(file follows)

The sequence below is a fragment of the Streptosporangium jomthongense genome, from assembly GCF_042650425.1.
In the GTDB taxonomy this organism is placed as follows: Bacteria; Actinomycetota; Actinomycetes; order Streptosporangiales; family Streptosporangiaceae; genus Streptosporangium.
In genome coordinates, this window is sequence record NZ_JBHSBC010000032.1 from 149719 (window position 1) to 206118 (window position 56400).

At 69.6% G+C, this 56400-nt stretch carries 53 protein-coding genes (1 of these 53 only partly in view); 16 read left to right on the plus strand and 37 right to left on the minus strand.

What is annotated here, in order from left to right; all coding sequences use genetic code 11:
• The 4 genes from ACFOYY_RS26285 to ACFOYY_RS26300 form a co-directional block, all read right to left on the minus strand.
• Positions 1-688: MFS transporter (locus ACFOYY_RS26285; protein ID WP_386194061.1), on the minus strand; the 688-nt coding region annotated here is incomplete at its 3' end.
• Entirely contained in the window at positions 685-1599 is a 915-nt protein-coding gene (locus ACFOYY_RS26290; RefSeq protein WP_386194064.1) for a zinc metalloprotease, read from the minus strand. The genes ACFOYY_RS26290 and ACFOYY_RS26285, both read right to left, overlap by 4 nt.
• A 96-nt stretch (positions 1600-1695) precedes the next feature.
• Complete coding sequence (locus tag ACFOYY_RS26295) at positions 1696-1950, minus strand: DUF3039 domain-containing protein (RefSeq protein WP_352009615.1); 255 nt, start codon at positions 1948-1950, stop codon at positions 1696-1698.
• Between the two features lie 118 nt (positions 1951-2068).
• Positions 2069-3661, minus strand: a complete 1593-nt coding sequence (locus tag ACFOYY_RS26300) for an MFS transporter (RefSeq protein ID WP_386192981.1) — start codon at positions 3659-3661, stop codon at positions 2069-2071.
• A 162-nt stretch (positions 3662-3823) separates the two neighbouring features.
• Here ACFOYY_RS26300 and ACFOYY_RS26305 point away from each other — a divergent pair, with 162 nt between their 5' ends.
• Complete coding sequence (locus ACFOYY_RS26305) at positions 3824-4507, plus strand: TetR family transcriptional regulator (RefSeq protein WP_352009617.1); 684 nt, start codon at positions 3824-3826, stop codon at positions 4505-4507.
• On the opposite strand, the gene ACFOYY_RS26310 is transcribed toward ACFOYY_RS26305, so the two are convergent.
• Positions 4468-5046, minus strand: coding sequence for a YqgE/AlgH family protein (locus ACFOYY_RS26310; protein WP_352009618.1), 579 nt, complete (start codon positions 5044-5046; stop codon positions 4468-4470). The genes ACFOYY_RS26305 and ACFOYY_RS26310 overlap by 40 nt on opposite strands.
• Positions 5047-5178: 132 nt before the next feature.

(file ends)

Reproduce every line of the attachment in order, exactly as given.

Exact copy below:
The sequence below is a fragment of the Streptosporangium jomthongense genome, from assembly GCF_042650425.1.
In the GTDB taxonomy this organism is placed as follows: Bacteria; Actinomycetota; Actinomycetes; order Streptosporangiales; family Streptosporangiaceae; genus Streptosporangium.
In genome coordinates, this window is sequence record NZ_JBHSBC010000032.1 from 149719 (window position 1) to 206118 (window position 56400).

At 69.6% G+C, this 56400-nt stretch carries 53 protein-coding genes (1 of these 53 only partly in view); 16 read left to right on the plus strand and 37 right to left on the minus strand.

What is annotated here, in order from left to right; all coding sequences use genetic code 11:
• The 4 genes from ACFOYY_RS26285 to ACFOYY_RS26300 form a co-directional block, all read right to left on the minus strand.
• Positions 1-688: MFS transporter (locus ACFOYY_RS26285; protein ID WP_386194061.1), on the minus strand; the 688-nt coding region annotated here is incomplete at its 3' end.
• Entirely contained in the window at positions 685-1599 is a 915-nt protein-coding gene (locus ACFOYY_RS26290; RefSeq protein WP_386194064.1) for a zinc metalloprotease, read from the minus strand. The genes ACFOYY_RS26290 and ACFOYY_RS26285, both read right to left, overlap by 4 nt.
• A 96-nt stretch (positions 1600-1695) precedes the next feature.
• Complete coding sequence (locus tag ACFOYY_RS26295) at positions 1696-1950, minus strand: DUF3039 domain-containing protein (RefSeq protein WP_352009615.1); 255 nt, start codon at positions 1948-1950, stop codon at positions 1696-1698.
• Between the two features lie 118 nt (positions 1951-2068).
• Positions 2069-3661, minus strand: a complete 1593-nt coding sequence (locus tag ACFOYY_RS26300) for an MFS transporter (RefSeq protein ID WP_386192981.1) — start codon at positions 3659-3661, stop codon at positions 2069-2071.
• A 162-nt stretch (positions 3662-3823) separates the two neighbouring features.
• Here ACFOYY_RS26300 and ACFOYY_RS26305 point away from each other — a divergent pair, with 162 nt between their 5' ends.
• Complete coding sequence (locus ACFOYY_RS26305) at positions 3824-4507, plus strand: TetR family transcriptional regulator (RefSeq protein WP_352009617.1); 684 nt, start codon at positions 3824-3826, stop codon at positions 4505-4507.
• On the opposite strand, the gene ACFOYY_RS26310 is transcribed toward ACFOYY_RS26305, so the two are convergent.
• Positions 4468-5046, minus strand: coding sequence for a YqgE/AlgH family protein (locus ACFOYY_RS26310; protein WP_352009618.1), 579 nt, complete (start codon positions 5044-5046; stop codon positions 4468-4470). The genes ACFOYY_RS26305 and ACFOYY_RS26310 overlap by 40 nt on opposite strands.
• Positions 5047-5178: 132 nt before the next feature.